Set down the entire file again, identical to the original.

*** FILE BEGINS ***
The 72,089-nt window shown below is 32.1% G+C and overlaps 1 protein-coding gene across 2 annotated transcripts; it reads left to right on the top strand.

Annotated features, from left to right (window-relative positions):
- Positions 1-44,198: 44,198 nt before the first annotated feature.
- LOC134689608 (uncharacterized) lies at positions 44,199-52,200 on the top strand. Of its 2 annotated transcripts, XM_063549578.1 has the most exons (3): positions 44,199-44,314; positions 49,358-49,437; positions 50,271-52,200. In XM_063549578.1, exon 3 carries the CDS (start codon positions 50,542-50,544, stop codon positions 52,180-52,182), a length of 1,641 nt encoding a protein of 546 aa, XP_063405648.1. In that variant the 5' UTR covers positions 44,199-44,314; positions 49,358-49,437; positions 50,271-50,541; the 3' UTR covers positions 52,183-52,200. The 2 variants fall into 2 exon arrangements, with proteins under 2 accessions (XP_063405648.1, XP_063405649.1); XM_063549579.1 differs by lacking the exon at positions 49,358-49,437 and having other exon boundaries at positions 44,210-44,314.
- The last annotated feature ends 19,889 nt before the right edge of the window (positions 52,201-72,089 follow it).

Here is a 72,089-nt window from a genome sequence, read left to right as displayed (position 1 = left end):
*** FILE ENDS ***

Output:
The 72,089-nt window shown below is 32.1% G+C and overlaps 1 protein-coding gene across 2 annotated transcripts; it reads left to right on the top strand.

Annotated features, from left to right (window-relative positions):
- Positions 1-44,198: 44,198 nt before the first annotated feature.
- LOC134689608 (uncharacterized) lies at positions 44,199-52,200 on the top strand. Of its 2 annotated transcripts, XM_063549578.1 has the most exons (3): positions 44,199-44,314; positions 49,358-49,437; positions 50,271-52,200. In XM_063549578.1, exon 3 carries the CDS (start codon positions 50,542-50,544, stop codon positions 52,180-52,182), a length of 1,641 nt encoding a protein of 546 aa, XP_063405648.1. In that variant the 5' UTR covers positions 44,199-44,314; positions 49,358-49,437; positions 50,271-50,541; the 3' UTR covers positions 52,183-52,200. The 2 variants fall into 2 exon arrangements, with proteins under 2 accessions (XP_063405648.1, XP_063405649.1); XM_063549579.1 differs by lacking the exon at positions 49,358-49,437 and having other exon boundaries at positions 44,210-44,314.
- The last annotated feature ends 19,889 nt before the right edge of the window (positions 52,201-72,089 follow it).

Here is a 72,089-nt window from a genome sequence, read left to right as displayed (position 1 = left end):